Oil Prices Poised To Climb in 2024 Amid Geopolitical Uncertainty

Oil Prices Poised To Climb in 2024 Amid Geopolitical Uncertainty
Oil Prices Poised To Climb in 2024 Amid Geopolitical Uncertainty

Oil Prices Poised To Climb in 2024 Amid Geopolitical Uncertainty, Wars, other global tensions heighten threat of market shocks

Lyle spent most of the past two decades in a variety of product, communication, and financial writing roles with large asset managers and mutual fund distributors, mostly recently as vice president, director of product development with Waddell & Reed/Ivy Distributors Inc. A graduate of the University of Kansas with an M.B.A. and a B.S. in journalism, he lives in Westwood, KS, a suburb of Kansas City, with his wife, Caryl, and their sons, Conley and Pierce.

Published Date

Published December 30, 2023


Most forecasts point to higher global oil prices in 2024. How much oil prices move higher, though, is anyone's guess. That's because considerable geopolitical uncertainty could easily override ordinary market variables. Spare production capacity may limit potential oil price shocks, but the risk of oil prices rising still appears to outweigh the chance of recession pushing them lower.

Global Outlook

Most public- and private-sector forecasts point to higher global oil prices in 2024. But just how much higher remains little more than an educated guess amid widespread geopolitical uncertainty.

Geopolitical Tensions

The war in Ukraine enters its second winter with few signs of movement in what has turned into a protracted stalemate. Palpable tension persists between the U.S. and China, the world's largest oil importer. And, the latest incarnation of the decades-long battle between Palestinians and Israelis has heightened discord throughout the oil-rich Middle East.

Fitch Ratings Report

Fitch Ratings summed up how unexpected developments tied to the Middle East could ripple far beyond the price of oil. "An oil price shock related to the Middle East conflict could be accompanied by tighter financial conditions, lower business and consumer confidence, and corrections in financial markets," the rating agency stated in its year-end oil report.

Forecasts for 2024

Fitch said a price shock boosting oil prices to $120 per barrel next year would slice 0.4 of a percentage point off worldwide economic growth. The International Monetary Fund (IMF) currently predicts the global economy will expand 2.9% in 2024. Most 2024 oil price forecasts, though, have coalesced in the $90-per-barrel range.

Expert Predictions

The U.S. Energy Information Administration (EIA) predicts prices for Brent crude, the global benchmark, will average $93 per barrel, up from an expected 2023 global average of $84 per barrel. Brent crude currently trades near $80 per barrel. It fell as low as $71.84 per barrel in late June before surging as high as $96.55 per barrel in late September as Saudi Arabia extended production cuts.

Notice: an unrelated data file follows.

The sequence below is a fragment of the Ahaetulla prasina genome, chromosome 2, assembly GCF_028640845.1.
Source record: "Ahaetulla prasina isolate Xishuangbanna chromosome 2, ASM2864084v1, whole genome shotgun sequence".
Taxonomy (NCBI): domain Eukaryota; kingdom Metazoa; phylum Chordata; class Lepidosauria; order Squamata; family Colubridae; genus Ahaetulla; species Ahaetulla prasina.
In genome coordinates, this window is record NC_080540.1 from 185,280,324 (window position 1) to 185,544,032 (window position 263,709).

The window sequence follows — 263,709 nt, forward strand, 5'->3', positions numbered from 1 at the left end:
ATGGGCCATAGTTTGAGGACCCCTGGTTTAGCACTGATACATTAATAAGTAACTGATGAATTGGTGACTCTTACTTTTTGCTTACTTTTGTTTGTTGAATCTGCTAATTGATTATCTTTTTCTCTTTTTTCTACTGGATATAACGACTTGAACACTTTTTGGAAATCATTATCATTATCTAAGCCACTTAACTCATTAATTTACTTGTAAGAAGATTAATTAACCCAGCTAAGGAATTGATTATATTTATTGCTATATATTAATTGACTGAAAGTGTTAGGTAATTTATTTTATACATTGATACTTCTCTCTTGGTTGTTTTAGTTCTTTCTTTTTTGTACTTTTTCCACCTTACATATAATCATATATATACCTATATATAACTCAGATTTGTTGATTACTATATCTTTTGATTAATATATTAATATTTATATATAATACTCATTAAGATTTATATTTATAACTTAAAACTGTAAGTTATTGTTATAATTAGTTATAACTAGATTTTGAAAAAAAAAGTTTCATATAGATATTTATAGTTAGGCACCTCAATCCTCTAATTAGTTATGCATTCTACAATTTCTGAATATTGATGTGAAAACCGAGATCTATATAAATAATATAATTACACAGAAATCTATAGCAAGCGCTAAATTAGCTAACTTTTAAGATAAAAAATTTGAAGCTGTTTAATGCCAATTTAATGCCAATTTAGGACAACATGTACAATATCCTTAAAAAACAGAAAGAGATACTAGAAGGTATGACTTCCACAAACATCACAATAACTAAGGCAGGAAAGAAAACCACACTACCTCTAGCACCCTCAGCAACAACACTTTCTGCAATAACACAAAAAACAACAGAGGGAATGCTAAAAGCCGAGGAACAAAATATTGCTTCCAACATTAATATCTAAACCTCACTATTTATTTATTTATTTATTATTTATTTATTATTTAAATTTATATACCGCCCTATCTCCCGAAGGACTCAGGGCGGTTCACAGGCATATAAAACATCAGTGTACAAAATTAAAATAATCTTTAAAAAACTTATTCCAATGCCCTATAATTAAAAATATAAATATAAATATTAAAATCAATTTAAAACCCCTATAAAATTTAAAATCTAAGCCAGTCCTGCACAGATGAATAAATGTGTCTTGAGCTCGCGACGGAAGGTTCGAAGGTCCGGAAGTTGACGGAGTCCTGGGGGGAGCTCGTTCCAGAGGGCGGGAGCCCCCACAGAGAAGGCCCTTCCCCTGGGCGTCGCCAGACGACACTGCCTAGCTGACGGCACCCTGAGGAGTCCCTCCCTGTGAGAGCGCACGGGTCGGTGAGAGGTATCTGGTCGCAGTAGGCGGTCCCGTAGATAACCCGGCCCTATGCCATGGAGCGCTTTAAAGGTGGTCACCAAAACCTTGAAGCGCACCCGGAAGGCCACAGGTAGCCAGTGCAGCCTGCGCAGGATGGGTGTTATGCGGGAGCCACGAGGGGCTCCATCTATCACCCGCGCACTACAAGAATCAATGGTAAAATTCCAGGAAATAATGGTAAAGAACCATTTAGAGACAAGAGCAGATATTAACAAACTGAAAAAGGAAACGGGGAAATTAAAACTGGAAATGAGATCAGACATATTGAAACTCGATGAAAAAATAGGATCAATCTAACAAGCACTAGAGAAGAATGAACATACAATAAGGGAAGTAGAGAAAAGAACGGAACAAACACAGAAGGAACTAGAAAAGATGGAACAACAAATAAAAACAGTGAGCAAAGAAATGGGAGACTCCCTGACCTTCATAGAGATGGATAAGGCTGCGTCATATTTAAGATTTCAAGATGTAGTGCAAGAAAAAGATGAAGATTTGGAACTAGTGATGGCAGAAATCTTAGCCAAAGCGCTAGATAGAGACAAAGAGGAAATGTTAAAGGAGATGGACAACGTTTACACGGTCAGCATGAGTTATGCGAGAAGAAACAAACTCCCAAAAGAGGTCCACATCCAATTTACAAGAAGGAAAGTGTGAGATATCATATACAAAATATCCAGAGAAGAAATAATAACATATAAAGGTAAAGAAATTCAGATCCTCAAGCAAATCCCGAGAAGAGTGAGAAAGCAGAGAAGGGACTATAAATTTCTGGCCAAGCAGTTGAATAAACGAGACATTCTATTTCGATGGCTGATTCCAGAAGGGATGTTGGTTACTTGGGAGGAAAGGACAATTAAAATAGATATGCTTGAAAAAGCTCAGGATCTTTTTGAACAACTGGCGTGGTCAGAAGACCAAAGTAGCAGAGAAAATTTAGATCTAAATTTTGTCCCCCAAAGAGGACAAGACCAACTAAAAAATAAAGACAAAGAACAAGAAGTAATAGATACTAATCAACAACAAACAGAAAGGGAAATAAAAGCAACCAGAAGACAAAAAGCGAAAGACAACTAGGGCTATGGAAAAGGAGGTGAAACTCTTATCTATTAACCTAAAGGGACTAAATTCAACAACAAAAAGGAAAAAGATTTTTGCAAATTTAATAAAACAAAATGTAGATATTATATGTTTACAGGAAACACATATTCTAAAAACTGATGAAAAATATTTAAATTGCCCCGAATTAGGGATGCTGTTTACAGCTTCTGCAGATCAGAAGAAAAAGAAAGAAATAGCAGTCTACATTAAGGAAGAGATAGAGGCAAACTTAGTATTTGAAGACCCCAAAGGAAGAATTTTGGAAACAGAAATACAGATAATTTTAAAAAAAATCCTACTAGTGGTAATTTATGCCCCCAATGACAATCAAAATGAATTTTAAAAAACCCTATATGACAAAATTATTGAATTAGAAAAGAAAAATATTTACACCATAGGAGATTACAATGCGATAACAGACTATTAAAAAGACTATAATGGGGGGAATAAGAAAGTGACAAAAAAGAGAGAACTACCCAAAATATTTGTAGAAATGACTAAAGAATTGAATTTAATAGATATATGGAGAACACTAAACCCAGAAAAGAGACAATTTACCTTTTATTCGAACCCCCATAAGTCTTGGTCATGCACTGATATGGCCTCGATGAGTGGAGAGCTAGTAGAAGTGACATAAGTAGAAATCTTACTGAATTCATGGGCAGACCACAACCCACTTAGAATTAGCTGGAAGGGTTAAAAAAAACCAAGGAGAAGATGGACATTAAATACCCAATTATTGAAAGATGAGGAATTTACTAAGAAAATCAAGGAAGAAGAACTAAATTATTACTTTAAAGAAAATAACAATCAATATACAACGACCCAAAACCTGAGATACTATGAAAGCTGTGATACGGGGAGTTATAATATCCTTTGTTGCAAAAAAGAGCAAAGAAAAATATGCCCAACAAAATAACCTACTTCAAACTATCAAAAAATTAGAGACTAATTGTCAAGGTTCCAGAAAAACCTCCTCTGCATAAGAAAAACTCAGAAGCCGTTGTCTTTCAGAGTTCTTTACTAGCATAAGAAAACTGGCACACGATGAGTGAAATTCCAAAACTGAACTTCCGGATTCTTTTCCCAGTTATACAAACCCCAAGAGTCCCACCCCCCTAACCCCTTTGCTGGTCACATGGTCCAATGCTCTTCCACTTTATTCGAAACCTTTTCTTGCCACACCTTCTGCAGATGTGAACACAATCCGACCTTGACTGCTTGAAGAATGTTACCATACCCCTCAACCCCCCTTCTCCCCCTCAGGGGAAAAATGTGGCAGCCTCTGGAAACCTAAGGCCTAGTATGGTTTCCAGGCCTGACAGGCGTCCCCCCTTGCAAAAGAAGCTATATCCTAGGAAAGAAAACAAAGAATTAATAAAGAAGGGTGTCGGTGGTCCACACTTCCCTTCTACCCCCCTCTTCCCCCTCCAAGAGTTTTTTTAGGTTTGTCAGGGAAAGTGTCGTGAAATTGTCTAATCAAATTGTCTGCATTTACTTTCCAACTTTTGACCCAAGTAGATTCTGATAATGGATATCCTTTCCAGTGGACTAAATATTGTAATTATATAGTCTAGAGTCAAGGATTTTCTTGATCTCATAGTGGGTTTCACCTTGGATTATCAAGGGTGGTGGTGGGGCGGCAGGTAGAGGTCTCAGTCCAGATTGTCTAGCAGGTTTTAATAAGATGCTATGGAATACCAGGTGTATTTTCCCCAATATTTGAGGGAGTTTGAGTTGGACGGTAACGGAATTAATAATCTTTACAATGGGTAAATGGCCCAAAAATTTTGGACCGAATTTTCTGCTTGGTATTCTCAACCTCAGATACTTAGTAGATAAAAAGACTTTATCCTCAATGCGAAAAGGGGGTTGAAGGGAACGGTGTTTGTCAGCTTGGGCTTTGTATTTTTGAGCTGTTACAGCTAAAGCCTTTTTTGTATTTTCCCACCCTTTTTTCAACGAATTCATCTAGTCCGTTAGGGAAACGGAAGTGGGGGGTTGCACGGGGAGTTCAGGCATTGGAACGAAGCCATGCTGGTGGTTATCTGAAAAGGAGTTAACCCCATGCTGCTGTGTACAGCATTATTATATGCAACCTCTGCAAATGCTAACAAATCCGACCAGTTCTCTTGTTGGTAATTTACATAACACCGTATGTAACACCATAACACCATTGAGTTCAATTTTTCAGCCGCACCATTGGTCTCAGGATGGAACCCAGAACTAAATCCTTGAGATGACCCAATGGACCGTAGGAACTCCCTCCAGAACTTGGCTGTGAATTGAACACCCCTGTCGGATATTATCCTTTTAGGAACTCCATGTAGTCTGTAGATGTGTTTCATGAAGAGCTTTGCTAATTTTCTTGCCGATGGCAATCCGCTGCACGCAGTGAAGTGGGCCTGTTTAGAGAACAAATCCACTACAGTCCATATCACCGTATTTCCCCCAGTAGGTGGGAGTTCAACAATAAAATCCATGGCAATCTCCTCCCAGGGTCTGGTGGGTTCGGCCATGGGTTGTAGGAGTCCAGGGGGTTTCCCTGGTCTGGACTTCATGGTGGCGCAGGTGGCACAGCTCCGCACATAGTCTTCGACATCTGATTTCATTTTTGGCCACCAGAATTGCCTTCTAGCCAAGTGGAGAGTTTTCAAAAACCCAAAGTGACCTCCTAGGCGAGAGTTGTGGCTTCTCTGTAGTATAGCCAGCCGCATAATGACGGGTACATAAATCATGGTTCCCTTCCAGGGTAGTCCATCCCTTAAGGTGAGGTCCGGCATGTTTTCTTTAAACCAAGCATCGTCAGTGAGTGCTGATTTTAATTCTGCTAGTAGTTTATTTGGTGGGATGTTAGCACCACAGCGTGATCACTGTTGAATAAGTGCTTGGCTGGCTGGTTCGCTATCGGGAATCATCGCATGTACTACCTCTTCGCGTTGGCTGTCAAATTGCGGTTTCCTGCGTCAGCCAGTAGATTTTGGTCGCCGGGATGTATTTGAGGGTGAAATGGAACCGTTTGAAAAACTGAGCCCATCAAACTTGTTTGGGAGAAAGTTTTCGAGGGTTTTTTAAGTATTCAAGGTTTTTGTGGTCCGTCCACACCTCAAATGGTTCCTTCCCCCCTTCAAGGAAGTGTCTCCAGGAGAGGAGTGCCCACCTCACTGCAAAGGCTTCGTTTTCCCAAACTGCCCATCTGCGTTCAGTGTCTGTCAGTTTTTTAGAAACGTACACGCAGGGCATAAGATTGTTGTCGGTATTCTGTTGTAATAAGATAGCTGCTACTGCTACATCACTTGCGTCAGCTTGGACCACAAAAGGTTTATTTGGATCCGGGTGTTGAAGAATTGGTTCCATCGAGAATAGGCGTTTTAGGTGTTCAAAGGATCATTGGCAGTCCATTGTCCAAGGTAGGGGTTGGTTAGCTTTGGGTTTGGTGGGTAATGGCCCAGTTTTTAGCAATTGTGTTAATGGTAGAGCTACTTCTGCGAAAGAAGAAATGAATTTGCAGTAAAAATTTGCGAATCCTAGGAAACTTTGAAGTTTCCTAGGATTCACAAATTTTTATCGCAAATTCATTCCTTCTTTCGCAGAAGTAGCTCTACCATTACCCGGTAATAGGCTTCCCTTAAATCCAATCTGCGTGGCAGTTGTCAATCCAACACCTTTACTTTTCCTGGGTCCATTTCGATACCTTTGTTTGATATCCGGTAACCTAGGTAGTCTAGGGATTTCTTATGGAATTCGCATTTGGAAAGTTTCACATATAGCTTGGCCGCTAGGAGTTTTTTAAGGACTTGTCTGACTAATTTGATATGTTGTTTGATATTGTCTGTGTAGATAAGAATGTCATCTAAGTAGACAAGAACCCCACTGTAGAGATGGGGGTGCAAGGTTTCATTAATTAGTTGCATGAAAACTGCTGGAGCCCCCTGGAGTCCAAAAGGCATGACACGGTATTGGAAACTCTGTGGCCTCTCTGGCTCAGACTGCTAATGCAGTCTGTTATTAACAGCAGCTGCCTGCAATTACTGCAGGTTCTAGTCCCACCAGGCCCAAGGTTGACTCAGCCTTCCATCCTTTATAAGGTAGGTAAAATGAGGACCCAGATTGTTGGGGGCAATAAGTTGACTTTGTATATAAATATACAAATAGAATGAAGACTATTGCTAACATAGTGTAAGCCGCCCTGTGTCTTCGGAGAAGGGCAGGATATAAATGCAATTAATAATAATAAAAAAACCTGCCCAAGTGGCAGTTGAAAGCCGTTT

Despite the renewed turmoil in Israel that began in early October, Brent has fallen about $10 per barrel in the past month. Still, even though the EIA expects global production will increase by 1 million barrels a day next year, most analysts expect prices will rebound from current levels.

Bank Predictions

Bank of America sees Brent prices averaging $90 per barrel in 2024, with West Texas Intermediate (WTI) crude—the U.S. benchmark—averaging $86 per barrel next year. Goldman Sachs predicts Brent prices will average $94 a barrel next year.

Key Variables

The EIA predicts production growth from non-OPEC countries will offset ongoing OPEC production cuts, helping maintain a "relatively balanced global oil market next year." Elevated spare production capacity may limit the upside price potential from any unexpected shock, Goldman Sachs indicated.

BofA agrees but said in its 2024 energy outlook that OPEC has cut its output since 2022 and likely will continue doing so. Providing more support for oil prices: The U.S. government has said it would begin refilling its Strategic Petroleum Reserve once prices slip to $72 per barrel.

Even against the backdrop of continued concerns about a potential recession, BofA sees much more potential for oil prices to surge unexpectedly than to fall. "While downside [price] risk remains limited, upside risks to oil prices could come from Middle East tensions, U.S. sanctions enforcement, and potential Fed rate cuts," BofA said.